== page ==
Anatomy of a Defamation Claim

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is a litigation lawyer practicing at Perley-Robertson, Hill & McDougall LLP in Ottawa, Ontario. He may be reached at 613.566.2823 or obourns@perlaw.ca.

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The Court of Appeal has appropriately stated that “pleadings in defamation cases are more important than in any other class of actions”.1  This is because the law contains technical requirements for pleading defamation as a cause of action that must be strictly adhered to.  A misstep here or a misstep there can invalidate your claim.

The starting point for all pleadings, not just defamation action, is found in Rule 25.06(1):2

5.06  (1)  Every pleading shall contain a concise statement of the material facts on which the party relies for the claim or defence, but not the evidence by which those facts are to be proved.

The Rule is necessary and fair.  The requirement must be strictly complied with to allow a defendant to know the case he or she must meet, and for the trial judge to determine if the evidence at trial meets the necessary elements of the claim or any defence to it.  A party will be bound by his or her pleadings.3

A further principle applicable to all actions is that the pleadings should be clear, concise, and focused on the actual issues in dispute, and not be cluttered by matters that are irrelevant, non-sustainable or peripheral to the claim. 4 That is to say, a pleading should not rattle on about everything under the sun between the parties. It should include those factual allegations in support of the causes of actions pled.

In order to prove defamation (libel or slander) against a particular defendant, a plaintiff must show on the balance of probabilities that:

(a)         the statements were made to a third-party;

(b)         the words contained an imputation  which tends to lower the plaintiff in the estimation of right-thinking members of society generally; or to expose him to hatred, contempt or ridicule; and

(c)         the words must be reasonably understood by others in a defamatory sense.

Taking into account both the above requirements applicable to all pleadings and what a plaintiff must prove in a defamation action, there are additional pleading requirements to advance such claims.   The Court of Appeal has cited Gatley on Libel and Slander with approval for that textbook’s summary of the necessary material facts that must be alleged to complete cause of action for defamation:5

[T]he words published, that they were published of the claimant, (where necessary) the facts relied on as causing them to be understood as defamatory or as referring to the claimant and knowledge of these facts by those to whom the words were published, and, where the words are slander not actionable per se, any additional facts making them actionable, such as that they were calculated to disparage the plaintiff in an office held by him or that they have caused special damage.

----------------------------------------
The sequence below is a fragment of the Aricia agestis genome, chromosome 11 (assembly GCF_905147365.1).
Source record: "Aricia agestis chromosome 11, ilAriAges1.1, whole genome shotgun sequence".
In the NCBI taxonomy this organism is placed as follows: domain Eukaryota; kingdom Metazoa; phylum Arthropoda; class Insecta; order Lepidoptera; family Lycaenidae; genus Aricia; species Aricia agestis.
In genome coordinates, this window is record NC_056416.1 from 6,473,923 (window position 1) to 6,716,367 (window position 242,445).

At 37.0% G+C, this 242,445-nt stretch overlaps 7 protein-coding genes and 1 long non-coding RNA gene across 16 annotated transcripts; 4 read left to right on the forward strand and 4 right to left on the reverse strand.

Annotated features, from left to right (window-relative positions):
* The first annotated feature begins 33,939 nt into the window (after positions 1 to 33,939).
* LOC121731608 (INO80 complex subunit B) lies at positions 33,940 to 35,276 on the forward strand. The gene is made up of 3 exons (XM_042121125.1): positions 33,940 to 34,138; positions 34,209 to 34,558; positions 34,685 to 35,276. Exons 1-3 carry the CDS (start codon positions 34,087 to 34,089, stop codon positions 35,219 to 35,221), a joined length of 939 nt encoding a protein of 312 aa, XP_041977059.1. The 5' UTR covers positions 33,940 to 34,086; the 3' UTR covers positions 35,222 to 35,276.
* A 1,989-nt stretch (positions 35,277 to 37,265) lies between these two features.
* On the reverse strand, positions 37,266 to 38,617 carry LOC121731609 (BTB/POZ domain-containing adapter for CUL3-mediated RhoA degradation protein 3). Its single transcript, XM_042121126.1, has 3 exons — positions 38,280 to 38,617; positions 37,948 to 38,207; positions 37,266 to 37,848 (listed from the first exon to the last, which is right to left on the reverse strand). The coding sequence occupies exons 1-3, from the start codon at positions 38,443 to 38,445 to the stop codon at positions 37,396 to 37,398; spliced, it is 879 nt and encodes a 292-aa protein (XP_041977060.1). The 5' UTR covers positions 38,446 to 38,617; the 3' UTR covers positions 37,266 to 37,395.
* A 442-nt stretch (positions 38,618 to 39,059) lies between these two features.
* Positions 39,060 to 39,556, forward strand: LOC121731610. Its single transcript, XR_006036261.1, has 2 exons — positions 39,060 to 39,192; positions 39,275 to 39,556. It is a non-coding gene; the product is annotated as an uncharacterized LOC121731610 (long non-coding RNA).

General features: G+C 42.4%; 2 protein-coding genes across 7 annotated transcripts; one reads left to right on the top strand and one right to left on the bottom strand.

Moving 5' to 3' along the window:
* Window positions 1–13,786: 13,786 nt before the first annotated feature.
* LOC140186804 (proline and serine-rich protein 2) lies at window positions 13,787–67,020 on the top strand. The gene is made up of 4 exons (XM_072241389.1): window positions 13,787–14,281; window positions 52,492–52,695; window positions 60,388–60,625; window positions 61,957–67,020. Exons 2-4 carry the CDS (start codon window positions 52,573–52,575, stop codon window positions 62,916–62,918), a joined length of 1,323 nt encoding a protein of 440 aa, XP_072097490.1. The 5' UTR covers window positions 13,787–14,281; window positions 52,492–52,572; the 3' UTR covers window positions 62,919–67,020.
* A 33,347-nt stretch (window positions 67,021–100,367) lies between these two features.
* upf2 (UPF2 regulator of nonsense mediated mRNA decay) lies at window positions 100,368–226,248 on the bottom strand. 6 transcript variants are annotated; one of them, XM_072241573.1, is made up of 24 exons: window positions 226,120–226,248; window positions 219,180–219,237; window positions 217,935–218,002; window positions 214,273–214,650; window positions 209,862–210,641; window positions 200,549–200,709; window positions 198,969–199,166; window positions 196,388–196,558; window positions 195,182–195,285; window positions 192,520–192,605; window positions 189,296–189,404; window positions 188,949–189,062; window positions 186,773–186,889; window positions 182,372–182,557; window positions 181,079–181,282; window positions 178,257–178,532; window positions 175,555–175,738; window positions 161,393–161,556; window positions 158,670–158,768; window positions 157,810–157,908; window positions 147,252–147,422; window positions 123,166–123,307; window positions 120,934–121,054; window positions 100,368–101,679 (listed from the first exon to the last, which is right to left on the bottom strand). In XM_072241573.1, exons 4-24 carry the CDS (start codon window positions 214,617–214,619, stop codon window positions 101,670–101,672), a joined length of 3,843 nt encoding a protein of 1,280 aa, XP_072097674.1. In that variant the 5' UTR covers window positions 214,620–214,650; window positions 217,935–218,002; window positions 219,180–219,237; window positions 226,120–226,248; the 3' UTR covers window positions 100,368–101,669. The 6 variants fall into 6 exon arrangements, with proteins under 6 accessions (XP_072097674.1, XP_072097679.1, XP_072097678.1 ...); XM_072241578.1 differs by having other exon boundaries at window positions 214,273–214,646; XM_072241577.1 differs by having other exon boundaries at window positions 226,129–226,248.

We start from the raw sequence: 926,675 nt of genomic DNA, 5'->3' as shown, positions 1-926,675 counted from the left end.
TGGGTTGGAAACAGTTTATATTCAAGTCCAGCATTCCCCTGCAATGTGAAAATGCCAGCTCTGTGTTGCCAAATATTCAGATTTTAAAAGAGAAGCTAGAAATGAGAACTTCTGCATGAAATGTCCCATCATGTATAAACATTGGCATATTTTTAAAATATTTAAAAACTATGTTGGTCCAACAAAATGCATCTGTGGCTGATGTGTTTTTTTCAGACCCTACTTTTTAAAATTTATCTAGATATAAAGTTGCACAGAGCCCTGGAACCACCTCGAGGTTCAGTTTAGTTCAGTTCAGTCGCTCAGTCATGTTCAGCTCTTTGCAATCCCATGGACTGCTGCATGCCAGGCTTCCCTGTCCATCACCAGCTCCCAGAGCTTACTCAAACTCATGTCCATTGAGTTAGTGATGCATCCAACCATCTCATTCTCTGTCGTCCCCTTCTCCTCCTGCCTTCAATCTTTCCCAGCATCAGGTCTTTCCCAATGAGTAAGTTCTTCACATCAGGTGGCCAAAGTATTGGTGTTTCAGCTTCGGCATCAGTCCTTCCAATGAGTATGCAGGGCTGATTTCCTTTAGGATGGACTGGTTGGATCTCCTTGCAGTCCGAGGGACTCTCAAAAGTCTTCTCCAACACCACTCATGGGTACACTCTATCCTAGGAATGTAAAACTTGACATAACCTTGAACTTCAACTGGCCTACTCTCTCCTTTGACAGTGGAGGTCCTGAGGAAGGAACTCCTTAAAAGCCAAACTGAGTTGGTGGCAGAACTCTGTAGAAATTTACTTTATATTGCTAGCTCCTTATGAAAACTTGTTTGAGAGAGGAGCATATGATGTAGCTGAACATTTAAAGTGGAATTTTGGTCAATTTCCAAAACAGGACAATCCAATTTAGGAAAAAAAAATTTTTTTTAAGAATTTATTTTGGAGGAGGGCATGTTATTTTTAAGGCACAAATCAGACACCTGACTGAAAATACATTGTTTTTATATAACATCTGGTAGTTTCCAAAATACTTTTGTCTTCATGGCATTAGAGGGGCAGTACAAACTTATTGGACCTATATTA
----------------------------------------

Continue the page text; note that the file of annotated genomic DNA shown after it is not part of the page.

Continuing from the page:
Those requirements do not require that the Statement of Claim set out the exact words used, but do require the words that are substantially the words allegedly spoken or published to make it sufficiently clear to enable the defendant(s) to plead.6. Mere speculation is not enough. 7

In some limited circumstances a pleading will stand in spite of an inability to state with certainty at the pleading stage the precise words published by the defendant.  In such a circumstance, the follow criteria will need to be satisfied:8

  • that the plaintiff has pleaded all of the particulars available to him with the exercise of reasonable diligence;
  • that he is proceeding in good faith with a prima facie case and is not on a “fishing expedition” (normally this will require at least the pleading of a coherent body of fact surrounding the incident such as time, place, speaker and audience);
  • that the coherent body of fact of which he does have knowledge shows not only that there was an utterance or a writing emanating from the defendant, but also that the emanation contained defamatory material of a defined character of and concerning the plaintiff;
  • that the exact words are not in his knowledge, but are known to the defendant and will become available to be pleaded by discovery of the defendant, production of a document or by other defined means, pending which the plaintiff has pleaded words consistent with the information then at his disposal.

Therefore, if you are commencing an action for defamation and are not certain as to what the precise words spoken or written are, it is imperative to satisfy the above four bulleted points.

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Owen Bourns is a litigation lawyer in Ottawa, Ontario.  He may be reached at 613.566.2823 or at obourns@perlaw.ca

  1. Lysko v. Braley, 2006 CanLII 11846 (ON CA) at para 91
  2. Rules of Civil Procedure, R.R.O. 199, Ontario Regulation 194 at R.25.06(1)
  3. Isaac v. LSUC, 2014 ONSC 6813 (CanLII) at para 70
  4. Isaac v. LSUC at para 71
  5. Lysko v. Braley at para 91
  6. Lysko v. Braley at para 91
  7. Promatek Industries Ltd. v. Creative Micro Designs Inc., [1989] O.J. No. 159 (Ont. Master)
  8. William E. Robb Enterprises Inc. v. ATI Technologies Inc., 2006 CanLII 39466 (ON SC)